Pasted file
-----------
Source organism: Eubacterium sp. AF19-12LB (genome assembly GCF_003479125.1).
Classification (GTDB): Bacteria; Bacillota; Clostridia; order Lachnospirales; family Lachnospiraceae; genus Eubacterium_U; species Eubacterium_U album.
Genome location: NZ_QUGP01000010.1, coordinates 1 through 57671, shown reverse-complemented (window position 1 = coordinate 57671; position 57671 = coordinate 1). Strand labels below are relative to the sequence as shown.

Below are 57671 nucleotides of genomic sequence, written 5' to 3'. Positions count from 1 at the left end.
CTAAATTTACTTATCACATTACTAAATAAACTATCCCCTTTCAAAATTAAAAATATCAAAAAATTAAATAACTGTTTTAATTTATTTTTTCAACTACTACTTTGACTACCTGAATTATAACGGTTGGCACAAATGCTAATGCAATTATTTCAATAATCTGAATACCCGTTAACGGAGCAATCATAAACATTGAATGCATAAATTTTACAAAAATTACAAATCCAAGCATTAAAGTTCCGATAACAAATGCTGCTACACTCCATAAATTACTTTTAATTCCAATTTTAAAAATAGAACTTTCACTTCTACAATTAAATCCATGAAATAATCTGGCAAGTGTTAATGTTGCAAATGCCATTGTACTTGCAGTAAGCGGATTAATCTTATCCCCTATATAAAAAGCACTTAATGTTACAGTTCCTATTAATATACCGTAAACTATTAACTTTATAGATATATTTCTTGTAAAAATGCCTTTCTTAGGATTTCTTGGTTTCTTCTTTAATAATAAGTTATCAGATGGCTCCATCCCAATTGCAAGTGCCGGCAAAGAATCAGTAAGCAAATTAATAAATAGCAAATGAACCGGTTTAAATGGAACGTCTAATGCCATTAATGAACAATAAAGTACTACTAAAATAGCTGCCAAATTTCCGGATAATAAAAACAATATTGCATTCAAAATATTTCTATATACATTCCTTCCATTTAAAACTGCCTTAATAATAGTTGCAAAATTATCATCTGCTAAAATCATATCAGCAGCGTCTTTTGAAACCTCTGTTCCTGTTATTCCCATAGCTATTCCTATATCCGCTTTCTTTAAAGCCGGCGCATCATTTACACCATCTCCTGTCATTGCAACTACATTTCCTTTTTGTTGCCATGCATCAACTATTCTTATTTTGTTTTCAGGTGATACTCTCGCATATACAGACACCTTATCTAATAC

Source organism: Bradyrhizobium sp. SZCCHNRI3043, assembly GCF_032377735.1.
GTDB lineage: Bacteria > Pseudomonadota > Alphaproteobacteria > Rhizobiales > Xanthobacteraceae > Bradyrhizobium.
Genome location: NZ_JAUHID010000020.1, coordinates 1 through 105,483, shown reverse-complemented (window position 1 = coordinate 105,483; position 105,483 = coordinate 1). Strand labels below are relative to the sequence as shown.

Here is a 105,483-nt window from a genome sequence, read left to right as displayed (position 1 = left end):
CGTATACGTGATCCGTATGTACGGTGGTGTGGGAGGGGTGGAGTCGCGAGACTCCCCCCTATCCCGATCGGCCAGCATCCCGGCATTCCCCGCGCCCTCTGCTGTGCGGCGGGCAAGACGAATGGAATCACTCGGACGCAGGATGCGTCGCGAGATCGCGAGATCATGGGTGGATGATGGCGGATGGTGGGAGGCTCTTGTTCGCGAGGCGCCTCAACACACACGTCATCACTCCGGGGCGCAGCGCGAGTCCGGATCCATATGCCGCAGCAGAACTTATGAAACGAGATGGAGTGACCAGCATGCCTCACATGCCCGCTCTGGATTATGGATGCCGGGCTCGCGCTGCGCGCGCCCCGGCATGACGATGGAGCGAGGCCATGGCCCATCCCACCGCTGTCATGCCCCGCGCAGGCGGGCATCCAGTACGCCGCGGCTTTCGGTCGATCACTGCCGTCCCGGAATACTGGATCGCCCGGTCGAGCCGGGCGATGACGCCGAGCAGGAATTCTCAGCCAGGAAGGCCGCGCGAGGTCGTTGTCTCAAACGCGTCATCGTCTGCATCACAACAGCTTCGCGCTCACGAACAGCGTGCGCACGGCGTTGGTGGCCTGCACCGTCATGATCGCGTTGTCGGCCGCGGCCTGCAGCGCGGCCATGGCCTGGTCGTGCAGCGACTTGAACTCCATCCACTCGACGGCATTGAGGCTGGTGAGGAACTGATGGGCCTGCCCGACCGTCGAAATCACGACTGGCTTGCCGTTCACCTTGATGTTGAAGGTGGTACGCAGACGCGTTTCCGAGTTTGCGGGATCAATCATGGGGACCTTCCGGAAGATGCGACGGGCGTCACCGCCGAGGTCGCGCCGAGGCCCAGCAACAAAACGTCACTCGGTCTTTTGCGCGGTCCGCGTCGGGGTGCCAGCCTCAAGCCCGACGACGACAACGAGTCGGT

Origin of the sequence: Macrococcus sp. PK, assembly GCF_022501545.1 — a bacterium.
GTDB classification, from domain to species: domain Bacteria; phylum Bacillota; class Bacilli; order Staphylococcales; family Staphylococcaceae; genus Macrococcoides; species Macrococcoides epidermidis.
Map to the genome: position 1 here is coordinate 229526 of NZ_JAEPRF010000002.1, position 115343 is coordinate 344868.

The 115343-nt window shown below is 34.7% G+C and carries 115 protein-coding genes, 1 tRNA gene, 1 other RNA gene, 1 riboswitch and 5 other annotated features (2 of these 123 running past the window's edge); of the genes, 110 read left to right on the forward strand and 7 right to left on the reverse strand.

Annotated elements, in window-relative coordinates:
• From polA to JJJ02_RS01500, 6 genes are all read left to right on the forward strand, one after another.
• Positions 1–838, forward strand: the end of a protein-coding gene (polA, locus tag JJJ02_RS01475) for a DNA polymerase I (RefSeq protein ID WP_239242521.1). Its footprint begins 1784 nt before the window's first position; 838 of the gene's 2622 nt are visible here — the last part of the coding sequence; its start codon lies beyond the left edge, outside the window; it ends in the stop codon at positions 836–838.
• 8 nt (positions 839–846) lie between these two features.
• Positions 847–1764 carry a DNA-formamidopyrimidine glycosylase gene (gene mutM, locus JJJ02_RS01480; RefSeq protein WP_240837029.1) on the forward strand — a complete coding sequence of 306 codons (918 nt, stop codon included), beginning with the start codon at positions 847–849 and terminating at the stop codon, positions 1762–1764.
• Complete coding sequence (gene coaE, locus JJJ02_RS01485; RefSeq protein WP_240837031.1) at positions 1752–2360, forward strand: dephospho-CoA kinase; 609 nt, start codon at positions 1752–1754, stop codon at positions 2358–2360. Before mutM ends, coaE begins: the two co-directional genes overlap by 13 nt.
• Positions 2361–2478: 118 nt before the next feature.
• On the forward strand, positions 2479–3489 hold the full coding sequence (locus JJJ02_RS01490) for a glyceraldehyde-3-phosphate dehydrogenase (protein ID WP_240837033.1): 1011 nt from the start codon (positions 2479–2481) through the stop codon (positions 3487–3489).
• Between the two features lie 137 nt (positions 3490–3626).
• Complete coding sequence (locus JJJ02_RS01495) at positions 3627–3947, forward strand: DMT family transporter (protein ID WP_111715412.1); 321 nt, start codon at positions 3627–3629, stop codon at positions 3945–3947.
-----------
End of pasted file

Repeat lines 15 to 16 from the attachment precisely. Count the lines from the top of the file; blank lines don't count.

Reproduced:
Annotated elements, in window-relative coordinates:
• From polA to JJJ02_RS01500, 6 genes are all read left to right on the forward strand, one after another.